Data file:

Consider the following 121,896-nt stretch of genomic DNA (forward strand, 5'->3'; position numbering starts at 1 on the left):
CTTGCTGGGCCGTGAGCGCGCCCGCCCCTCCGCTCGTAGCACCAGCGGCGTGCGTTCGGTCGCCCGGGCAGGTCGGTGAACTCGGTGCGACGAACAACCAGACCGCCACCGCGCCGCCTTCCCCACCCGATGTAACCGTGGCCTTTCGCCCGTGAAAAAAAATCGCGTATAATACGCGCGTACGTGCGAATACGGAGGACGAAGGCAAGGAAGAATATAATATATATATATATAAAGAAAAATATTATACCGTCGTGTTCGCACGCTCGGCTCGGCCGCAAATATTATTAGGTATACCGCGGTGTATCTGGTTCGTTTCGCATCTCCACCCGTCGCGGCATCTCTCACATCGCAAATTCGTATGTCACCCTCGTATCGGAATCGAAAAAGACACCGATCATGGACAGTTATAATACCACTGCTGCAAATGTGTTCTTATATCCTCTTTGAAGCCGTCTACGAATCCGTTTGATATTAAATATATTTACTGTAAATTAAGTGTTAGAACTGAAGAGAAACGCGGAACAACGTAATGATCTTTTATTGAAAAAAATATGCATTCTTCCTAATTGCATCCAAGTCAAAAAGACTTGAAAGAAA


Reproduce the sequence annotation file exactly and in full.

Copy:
Consider the following 121,896-nt stretch of genomic DNA (forward strand, 5'->3'; position numbering starts at 1 on the left):
CTTGCTGGGCCGTGAGCGCGCCCGCCCCTCCGCTCGTAGCACCAGCGGCGTGCGTTCGGTCGCCCGGGCAGGTCGGTGAACTCGGTGCGACGAACAACCAGACCGCCACCGCGCCGCCTTCCCCACCCGATGTAACCGTGGCCTTTCGCCCGTGAAAAAAAATCGCGTATAATACGCGCGTACGTGCGAATACGGAGGACGAAGGCAAGGAAGAATATAATATATATATATATAAAGAAAAATATTATACCGTCGTGTTCGCACGCTCGGCTCGGCCGCAAATATTATTAGGTATACCGCGGTGTATCTGGTTCGTTTCGCATCTCCACCCGTCGCGGCATCTCTCACATCGCAAATTCGTATGTCACCCTCGTATCGGAATCGAAAAAGACACCGATCATGGACAGTTATAATACCACTGCTGCAAATGTGTTCTTATATCCTCTTTGAAGCCGTCTACGAATCCGTTTGATATTAAATATATTTACTGTAAATTAAGTGTTAGAACTGAAGAGAAACGCGGAACAACGTAATGATCTTTTATTGAAAAAAATATGCATTCTTCCTAATTGCATCCAAGTCAAAAAGACTTGAAAGAAA